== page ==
Child Custody and Support Newsletters
“Joint legal custody” means that both parents share the right and the responsibility to make the decisions relating to the health, education, and welfare of a child.
A parent’s child support obligation may not terminate when the child attains the age of majority. If an adult child cannot be self supporting due to a disability, the state may require that child support be continued.
The changing nature of marital and other domestic relationships in the United States has been reflected in a corresponding evolution in the way in which the legal system deals with issues related to family law. One such group of issues concerns the child custody rights of a putative father, that is to say, a man who is supposed or reputed to be the father of a child born to a woman to whom he is not married or who claims to be the father of such a child.
In most states, initial child support awards may be made retroactive to the date of filing and modifications may be retroaction to the date a modification is requested. In some states, retroactivity is mandatory, and in others, it is discretionary.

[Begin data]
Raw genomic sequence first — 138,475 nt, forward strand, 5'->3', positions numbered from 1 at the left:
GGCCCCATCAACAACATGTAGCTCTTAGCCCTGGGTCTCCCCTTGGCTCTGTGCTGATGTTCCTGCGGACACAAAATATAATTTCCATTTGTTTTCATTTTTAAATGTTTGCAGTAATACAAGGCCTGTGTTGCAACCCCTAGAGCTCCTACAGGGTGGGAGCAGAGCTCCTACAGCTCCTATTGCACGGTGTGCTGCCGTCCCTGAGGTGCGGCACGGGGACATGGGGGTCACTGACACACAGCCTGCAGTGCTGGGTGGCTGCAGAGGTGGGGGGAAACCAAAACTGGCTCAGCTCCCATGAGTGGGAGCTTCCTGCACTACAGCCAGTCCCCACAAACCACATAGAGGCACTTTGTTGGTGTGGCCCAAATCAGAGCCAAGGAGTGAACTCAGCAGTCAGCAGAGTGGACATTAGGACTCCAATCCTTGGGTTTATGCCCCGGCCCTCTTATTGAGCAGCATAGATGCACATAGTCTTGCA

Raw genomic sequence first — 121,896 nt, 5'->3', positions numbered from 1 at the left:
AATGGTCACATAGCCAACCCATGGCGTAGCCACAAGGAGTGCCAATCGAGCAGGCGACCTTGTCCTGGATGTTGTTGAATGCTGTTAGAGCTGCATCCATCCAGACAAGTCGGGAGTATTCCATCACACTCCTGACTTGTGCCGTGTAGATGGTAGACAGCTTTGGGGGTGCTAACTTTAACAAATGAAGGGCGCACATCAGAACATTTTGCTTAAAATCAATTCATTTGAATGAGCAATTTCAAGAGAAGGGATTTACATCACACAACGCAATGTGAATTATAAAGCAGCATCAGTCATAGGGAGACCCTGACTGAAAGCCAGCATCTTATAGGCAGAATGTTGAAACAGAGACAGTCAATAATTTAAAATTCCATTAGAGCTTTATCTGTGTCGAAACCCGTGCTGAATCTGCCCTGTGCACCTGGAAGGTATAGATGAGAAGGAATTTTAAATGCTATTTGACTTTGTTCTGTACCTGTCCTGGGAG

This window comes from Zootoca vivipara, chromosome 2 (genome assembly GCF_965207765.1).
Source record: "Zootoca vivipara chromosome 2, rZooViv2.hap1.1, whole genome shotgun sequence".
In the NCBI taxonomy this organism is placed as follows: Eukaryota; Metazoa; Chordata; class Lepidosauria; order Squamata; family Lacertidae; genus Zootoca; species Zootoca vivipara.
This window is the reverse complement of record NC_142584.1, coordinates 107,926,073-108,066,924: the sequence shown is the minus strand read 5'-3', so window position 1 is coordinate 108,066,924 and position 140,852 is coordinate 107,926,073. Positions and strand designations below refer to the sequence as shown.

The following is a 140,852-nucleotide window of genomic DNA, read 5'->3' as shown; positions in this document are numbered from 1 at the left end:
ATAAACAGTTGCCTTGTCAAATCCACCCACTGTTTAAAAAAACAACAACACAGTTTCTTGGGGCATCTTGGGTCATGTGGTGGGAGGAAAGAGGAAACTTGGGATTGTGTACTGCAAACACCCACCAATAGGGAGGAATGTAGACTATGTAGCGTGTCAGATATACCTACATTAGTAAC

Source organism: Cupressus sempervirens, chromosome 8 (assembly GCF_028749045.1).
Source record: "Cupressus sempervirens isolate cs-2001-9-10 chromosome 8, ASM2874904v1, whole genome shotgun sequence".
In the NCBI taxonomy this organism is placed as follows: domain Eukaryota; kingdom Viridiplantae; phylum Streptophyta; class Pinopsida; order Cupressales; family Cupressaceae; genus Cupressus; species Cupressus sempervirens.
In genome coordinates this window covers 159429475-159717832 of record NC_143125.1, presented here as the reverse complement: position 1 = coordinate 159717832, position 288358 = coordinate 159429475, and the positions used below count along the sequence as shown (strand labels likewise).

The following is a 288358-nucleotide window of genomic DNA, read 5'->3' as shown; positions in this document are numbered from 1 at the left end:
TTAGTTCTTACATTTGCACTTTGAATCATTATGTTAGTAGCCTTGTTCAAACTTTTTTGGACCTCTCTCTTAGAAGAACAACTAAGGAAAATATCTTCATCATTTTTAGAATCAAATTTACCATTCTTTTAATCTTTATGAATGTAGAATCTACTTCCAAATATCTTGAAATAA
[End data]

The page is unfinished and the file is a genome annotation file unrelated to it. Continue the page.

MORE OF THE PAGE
Problems arise where a parent and a child do not reside in the same state. To deal with jurisdictional problems in establishing and enforcing child support obligations, the federal government enacted the Uniform Reciprocal Enforcement of Support Act in the 1950s. Although it has been mostly replaced by the Uniform Interstate Family Support Act, enacted in 1998, URESA still applies in some situations.